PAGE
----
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Community organizer Jahmal Cole appears on “Chicago Tonight” on Wednesday, Jan. 15, 2020. (WTTW News)

A new book and sign campaign points out daily inequities in some of Chicago’s underserved neighborhoods. We speak with Jahmal Cole, CEO and founder of the nonprofit My Block, My Hood, My City.

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A new book explores the landmark years in which the Supreme Court reshaped the course of the United States. We discuss “Democracy and Equality” with University of Chicago law professor Geoffrey Stone, who co-authored the book.

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London House, considered one of the foremost jazz clubs in the country, was open from 1946 through the early ‘70s. (Courtesy Neal Samors)

Chicago has a thriving live music scene today, but many of the city’s legendary venues are long gone. A new book from Neal Samors and Bob Dauber remembers many of those 20th century nightspots.

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What will the world look like in 20 years if climate change goes unchecked? That’s the premise of “2040 A.D.,” a new collection of short stories that fall under an emerging literary genre known as climate fiction. 

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“Super Pumped” author Mike Isaac, a reporter for The New York Times, appears on “Chicago Tonight.” (WTTW News)

When Uber burst onto the scene a decade ago, it dramatically reshaped how we get around. But the story inside the company was just as dramatic. Mike Isaac, author of the new book “Super Pumped: The Battle for Uber,” explains.

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Over its long history, Chicago has seen plenty of firsts, but those stories aren’t always well-known today. Entrepreneur Jesse Binga is at the center of one of those stories. Longtime journalist Don Hayner tells us more.

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Gianno Caldwell (Maryelkordy / Wikimedia Commons)

The conservative political analyst and consultant, who is also a Chicago native, discusses his new book “Taken for Granted: How Conservatism Can win Back the Americans That Liberalism Failed.”

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Scientist Dan Hooper appears on “Chicago Tonight” on Nov. 25, 2019. (WTTW News)

Dan Hooper spends his time contemplating the biggest mystery of all: how the universe came to be. He joins us to discuss his book, “At the Edge of Time: Exploring the Mysteries of our Universe’s First Seconds.”

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Author Lewis Raven Wallace appears on “Chicago Tonight.” (WTTW News)

For decades, the concept of journalistic objectivity has been a central value of the mainstream news media. But does objectivity actually exist? And if so, who and what does its pursuit serve? Author Lewis Raven Wallace joins us to discuss “The View from Somewhere.” 

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Peruvian American journalist Marie Arana talks about her new book, “Silver, Sword, and Stone: Three Crucibles in the Latin American Story.”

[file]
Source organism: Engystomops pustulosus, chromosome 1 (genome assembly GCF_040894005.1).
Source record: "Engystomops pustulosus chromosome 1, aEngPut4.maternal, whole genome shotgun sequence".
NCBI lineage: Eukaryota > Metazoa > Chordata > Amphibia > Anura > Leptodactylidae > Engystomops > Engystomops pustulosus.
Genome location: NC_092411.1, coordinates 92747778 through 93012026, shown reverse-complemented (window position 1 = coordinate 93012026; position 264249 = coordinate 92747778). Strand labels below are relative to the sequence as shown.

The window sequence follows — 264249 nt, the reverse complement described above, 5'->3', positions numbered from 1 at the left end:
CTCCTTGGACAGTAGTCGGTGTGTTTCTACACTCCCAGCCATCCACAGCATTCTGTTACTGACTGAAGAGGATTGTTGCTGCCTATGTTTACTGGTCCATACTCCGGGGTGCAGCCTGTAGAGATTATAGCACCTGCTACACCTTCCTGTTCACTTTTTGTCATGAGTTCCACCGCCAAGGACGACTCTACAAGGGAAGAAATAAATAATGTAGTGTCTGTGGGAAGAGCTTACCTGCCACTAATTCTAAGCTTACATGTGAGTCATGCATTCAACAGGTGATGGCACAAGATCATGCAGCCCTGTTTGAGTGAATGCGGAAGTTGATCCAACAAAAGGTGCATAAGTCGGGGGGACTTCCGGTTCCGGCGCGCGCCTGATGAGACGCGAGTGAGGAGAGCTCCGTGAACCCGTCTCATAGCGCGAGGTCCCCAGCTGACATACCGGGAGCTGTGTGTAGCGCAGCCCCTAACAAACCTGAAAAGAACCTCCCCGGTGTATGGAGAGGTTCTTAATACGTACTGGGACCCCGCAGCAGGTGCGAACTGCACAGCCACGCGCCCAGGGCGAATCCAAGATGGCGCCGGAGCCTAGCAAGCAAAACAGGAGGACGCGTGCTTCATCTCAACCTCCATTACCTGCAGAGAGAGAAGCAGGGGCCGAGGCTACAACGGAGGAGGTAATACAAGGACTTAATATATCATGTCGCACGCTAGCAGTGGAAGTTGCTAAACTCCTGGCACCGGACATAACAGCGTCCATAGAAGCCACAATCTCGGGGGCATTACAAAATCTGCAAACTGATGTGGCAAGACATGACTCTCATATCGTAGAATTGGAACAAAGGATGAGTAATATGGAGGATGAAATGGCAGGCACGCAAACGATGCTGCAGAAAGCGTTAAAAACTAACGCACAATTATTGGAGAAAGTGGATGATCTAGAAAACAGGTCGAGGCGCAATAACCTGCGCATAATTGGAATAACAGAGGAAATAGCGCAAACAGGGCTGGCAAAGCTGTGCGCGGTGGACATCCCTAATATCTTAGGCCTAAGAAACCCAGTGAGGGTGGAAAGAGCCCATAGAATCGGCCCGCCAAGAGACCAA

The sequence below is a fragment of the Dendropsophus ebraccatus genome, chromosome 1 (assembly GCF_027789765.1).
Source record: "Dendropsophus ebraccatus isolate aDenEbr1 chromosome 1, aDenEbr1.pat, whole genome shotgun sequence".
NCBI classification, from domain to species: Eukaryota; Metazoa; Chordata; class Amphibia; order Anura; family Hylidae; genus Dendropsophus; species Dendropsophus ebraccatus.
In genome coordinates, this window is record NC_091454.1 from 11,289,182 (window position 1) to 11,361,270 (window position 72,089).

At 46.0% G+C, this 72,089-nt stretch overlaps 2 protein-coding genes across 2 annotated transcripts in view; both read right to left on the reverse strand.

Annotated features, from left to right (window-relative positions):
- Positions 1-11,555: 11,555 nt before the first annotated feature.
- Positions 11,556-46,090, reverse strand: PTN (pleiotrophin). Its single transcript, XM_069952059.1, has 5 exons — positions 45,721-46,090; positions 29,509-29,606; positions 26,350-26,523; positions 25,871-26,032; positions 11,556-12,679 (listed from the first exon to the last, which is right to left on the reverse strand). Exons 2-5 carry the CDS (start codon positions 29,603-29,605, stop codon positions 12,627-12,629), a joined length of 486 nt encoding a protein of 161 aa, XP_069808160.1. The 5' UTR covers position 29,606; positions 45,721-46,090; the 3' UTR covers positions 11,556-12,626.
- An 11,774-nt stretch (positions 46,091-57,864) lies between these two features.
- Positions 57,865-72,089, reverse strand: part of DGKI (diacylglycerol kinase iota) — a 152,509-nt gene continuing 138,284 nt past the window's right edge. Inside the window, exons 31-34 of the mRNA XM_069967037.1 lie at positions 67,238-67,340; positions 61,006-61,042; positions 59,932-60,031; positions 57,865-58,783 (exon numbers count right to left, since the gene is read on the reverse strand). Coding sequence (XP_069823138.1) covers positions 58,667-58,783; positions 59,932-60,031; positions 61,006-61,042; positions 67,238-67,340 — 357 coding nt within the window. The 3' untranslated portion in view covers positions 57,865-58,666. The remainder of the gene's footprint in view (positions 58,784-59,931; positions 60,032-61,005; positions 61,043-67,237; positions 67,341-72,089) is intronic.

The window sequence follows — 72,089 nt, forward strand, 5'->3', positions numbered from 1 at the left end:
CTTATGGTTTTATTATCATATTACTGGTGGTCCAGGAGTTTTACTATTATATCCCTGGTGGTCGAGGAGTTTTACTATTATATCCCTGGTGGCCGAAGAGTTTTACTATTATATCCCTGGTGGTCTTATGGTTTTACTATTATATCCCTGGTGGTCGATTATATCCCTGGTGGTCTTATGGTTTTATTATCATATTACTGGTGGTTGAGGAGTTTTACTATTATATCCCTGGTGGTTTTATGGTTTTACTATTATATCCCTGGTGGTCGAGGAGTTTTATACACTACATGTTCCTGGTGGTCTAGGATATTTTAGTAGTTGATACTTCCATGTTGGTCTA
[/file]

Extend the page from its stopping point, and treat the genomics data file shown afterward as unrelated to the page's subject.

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“My family and my name have been totally and permanently destroyed by vicious and false additional accusations,” Judge Brett Kavanaugh said during a hearing on Thursday, Sept. 27, 2018.

A new book from reporters Robin Pogrebin and Kate Kelly offers a detailed look at Supreme Court Justice Brett Kavanaugh a year after his tumultuous Senate testimony.

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Polish Constitution Day Parade in Chicago’s Loop, May 2, 2015. The banner reads, in English, “Two homelands, one heart,” expressing the dual nature of Polonia. (Photograph by Dominic Pacyga)

Local historian Dominic Pacyga tells us about his new book “American Warsaw: The Rise, Fall, and Rebirth of Polish Chicago.”

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(ePhotographyAustralia / Pixabay)

Rosemarie Truglio, the development specialist behind the curriculum of “Sesame Street” is out with a new book for parents to help their children learn.

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(StartupStockPhotos / Pixabay)

Julia Wallace, the former managing editor of the Chicago Sun-Times, talks about women in journalism in her new book, “There’s No Crying in Newsrooms: What Women Have Learned About What It Takes to Lead.”

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Richard Stengel appears on “Chicago Tonight” on Oct. 22, 2019. (WTTW News)

A former Time editor and State Department official on fighting for truth in the age of disinformation. Richard Stengel tells us about his new book “Information Wars.”

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Lee Bey’s new book explores architectural gems on Chicago’s South Side, such as the University of Chicago’s Law School. (Lee Bey / Northwestern University Press)

In his new book, architecture critic and photographer Lee Bey highlights visually striking and culturally significant sites on Chicago’s South Side that have gone mostly overlooked, he says. 

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